Six-Word Memoirs: Introducing College Students to Storytelling in Six Words
Christina Mayes’ peer mentors who help facilitate her college seminar, “Mastering College.”
“Laughter my savior – Life my teacher.” – Christina Mayes
Christina Mayes, a professor of a first-year “Mastering College” seminar class at the Dominican University of California, has been supporting students’ healthy transition into college life through Six-Word Memoirs for the last eight years. It’s her answer to the question: what is the importance of using varied methods and strategies in teaching. She discovered Six-Word Memoirs in 2011 through a guest speaker, who ended up leading her 101 seminar through the process of writing their own memoir in six words. The format quickly became one of the professor’s most effective teaching strategies.
In 2019, on the SWM website, Christina shared the backstory to the very first Six-Word Memoir she had ever written. “At the time I wrote, ‘Laughter my savior, life my teacher.’ At the time, I was coping with the loss of my biological father, and on the cusp of marrying my high school sweetheart. And I just thought, ‘wow, life can be funny and sad all at the same time’. Now here I am, eight years later. I have experienced some more losses, and infinitely more laughs - crying was definitely involved in both. But as I used this exercise to connect with my students, my memoir still resonates with my heart.”
Years later, now a mother of two, her memoir has evolved into: ‘Life my teacher, laughter my savior,’ and she wonders what ups and downs her children will experience. “I hope I can guide them enough to understand my renewed sense of my Six-Word Memoir,” she says. “While this subtle rearrangement of a few words may not mean much to others, for me, I take this to mean first ‘life’ will happen and hopefully I will learn and hopefully I will still laugh.”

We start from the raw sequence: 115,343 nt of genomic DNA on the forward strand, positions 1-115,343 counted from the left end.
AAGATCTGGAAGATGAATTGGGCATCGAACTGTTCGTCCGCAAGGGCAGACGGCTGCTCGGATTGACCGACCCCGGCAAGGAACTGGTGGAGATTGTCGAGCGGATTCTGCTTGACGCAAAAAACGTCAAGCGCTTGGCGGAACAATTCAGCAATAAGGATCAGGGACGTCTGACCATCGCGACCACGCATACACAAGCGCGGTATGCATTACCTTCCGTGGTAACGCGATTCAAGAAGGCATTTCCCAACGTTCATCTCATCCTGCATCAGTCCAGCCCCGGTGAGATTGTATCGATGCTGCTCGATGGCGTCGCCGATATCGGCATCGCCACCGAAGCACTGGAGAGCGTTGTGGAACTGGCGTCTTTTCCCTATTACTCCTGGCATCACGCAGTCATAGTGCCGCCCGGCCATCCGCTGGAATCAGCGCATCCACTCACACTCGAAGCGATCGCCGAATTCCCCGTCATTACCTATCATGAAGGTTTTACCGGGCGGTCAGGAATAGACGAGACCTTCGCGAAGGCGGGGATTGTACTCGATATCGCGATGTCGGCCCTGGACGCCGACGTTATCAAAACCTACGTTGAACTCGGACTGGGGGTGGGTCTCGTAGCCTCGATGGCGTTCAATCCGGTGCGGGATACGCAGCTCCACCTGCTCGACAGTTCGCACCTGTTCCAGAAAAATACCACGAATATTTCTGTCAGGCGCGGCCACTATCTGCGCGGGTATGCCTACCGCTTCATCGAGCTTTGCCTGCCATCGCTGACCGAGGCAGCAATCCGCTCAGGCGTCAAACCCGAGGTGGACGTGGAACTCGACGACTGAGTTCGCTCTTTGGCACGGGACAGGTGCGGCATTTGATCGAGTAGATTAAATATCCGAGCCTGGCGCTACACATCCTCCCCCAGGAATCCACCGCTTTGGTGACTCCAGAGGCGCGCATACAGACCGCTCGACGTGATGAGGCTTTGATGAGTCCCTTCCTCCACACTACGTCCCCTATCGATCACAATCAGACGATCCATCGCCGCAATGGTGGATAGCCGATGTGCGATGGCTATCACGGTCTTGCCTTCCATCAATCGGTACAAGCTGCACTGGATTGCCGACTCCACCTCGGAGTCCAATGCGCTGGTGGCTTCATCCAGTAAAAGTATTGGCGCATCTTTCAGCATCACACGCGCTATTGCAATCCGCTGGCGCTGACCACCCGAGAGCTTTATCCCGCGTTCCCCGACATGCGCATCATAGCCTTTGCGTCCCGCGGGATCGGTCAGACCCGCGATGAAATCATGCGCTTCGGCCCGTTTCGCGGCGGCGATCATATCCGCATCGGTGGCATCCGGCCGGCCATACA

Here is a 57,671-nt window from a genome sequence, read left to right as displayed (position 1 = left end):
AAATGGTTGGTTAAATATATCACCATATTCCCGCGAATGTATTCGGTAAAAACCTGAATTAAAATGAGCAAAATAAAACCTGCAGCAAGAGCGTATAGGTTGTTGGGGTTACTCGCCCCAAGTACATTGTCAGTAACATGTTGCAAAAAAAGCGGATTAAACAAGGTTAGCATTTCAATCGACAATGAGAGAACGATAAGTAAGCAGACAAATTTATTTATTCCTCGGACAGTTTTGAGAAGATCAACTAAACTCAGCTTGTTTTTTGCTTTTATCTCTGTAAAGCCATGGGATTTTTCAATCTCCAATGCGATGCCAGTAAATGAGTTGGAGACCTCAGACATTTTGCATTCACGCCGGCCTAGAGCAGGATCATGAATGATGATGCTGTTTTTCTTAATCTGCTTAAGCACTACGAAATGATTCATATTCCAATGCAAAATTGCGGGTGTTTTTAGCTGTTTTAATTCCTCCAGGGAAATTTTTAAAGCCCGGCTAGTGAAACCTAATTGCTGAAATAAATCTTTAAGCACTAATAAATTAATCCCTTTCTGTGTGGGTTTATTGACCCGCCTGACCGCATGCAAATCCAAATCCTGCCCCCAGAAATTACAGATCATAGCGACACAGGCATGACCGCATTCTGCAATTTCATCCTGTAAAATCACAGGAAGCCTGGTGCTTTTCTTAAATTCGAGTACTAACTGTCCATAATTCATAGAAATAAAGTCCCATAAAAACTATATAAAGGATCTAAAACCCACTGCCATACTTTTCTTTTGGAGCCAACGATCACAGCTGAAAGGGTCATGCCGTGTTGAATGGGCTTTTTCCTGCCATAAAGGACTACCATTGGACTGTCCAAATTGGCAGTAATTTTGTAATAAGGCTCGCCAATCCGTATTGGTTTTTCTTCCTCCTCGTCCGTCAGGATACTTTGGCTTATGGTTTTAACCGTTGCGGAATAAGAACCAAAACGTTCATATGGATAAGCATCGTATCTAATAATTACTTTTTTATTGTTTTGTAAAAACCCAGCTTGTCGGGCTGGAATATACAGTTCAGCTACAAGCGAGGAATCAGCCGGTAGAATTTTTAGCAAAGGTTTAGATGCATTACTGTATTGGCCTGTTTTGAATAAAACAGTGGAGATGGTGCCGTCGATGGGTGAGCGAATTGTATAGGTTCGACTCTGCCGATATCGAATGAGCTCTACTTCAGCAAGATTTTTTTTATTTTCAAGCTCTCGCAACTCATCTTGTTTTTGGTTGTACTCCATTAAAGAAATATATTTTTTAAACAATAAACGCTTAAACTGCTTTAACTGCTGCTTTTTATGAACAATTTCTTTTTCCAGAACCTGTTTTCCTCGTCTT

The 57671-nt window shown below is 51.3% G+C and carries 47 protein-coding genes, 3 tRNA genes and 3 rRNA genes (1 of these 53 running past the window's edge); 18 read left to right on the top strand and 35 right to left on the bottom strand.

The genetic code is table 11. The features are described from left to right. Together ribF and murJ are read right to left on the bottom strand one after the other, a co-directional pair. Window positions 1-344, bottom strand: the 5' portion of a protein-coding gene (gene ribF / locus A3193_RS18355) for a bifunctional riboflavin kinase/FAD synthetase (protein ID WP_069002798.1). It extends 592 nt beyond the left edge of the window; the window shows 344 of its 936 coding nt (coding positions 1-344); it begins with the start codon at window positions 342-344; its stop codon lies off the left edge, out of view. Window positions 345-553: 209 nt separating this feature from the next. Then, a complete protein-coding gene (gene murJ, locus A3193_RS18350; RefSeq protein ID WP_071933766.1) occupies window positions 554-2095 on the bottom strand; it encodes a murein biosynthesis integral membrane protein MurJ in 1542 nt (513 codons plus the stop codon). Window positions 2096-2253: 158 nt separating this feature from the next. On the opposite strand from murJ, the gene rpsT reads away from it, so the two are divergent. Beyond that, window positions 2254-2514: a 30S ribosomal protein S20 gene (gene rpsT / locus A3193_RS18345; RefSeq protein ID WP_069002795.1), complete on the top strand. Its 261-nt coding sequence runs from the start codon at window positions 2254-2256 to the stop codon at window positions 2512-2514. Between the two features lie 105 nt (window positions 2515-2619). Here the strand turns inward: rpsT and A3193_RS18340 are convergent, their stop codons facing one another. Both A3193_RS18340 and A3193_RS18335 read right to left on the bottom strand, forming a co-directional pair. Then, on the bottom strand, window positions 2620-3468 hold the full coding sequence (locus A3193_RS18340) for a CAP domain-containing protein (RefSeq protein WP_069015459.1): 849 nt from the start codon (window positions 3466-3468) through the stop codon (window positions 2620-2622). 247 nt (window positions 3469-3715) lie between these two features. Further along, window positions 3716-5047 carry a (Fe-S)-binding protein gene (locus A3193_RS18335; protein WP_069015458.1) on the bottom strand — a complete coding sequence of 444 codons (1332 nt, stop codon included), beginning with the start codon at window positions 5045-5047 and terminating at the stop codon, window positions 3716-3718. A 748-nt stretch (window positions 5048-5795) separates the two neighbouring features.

“Life my teacher, laughter my savior.” —Christina Mayes
Six-Word Memoirs has been a large part of Christina’s story; a story that she has turned into a teaching style and a teaching method and strategy. She now answers the question of how to teach students effectively by using the short form of storytelling as an accessible, tangible way for students to engage in her class. She says that the concept is simple to deliver, yet still challenging—in a good way.
Christina’s seminar class is co-facilitated by two trained ‘peer mentors’, who help her cover topics from “Self Care” to “Budgeting-Financial Wellness.” The seminar’s topics are complex enough that, initially, Christina could sense her freshman starting to fizzle near mid-semester. To combat the burnout, she introduced Six-Word Memoirs as a student-centered teaching method, sensing that it would be a creative and fun way to facilitate the class’ next topic on “Values and Identity.”
Christina posted her students’ Six-Word Memoirs on the wall and then led an open discussion on values and identity.
“We all have a story to share and I have found it immensely important to support students in sharing their stories with one another,” Christina explained. “I now introduce the format at about midpoint in the term, right when students seem vulnerable or overwhelmed. It’s an effective teaching method that seems to ground and recenter everyone, and reconnects students back to their personal foundations of strength and resilience.”
Six-Word Memoirs is a project near to Christina’s heart, one to which anyone can respond no matter their age or experience. She believes it can be used as a private tool for personal discovery, or as a bridge between different ages and audiences, propelling open dialogue. “To be able to open myself up to my students, I first have to acknowledge how much life they have already experienced prior to my class,” says Christina. “I have great respect for our emerging adults. And now that I have surpassed my father [in age, when he passed], reflecting on my own human development allows me to see that we are all works-in-progress no matter our age or lived experience.”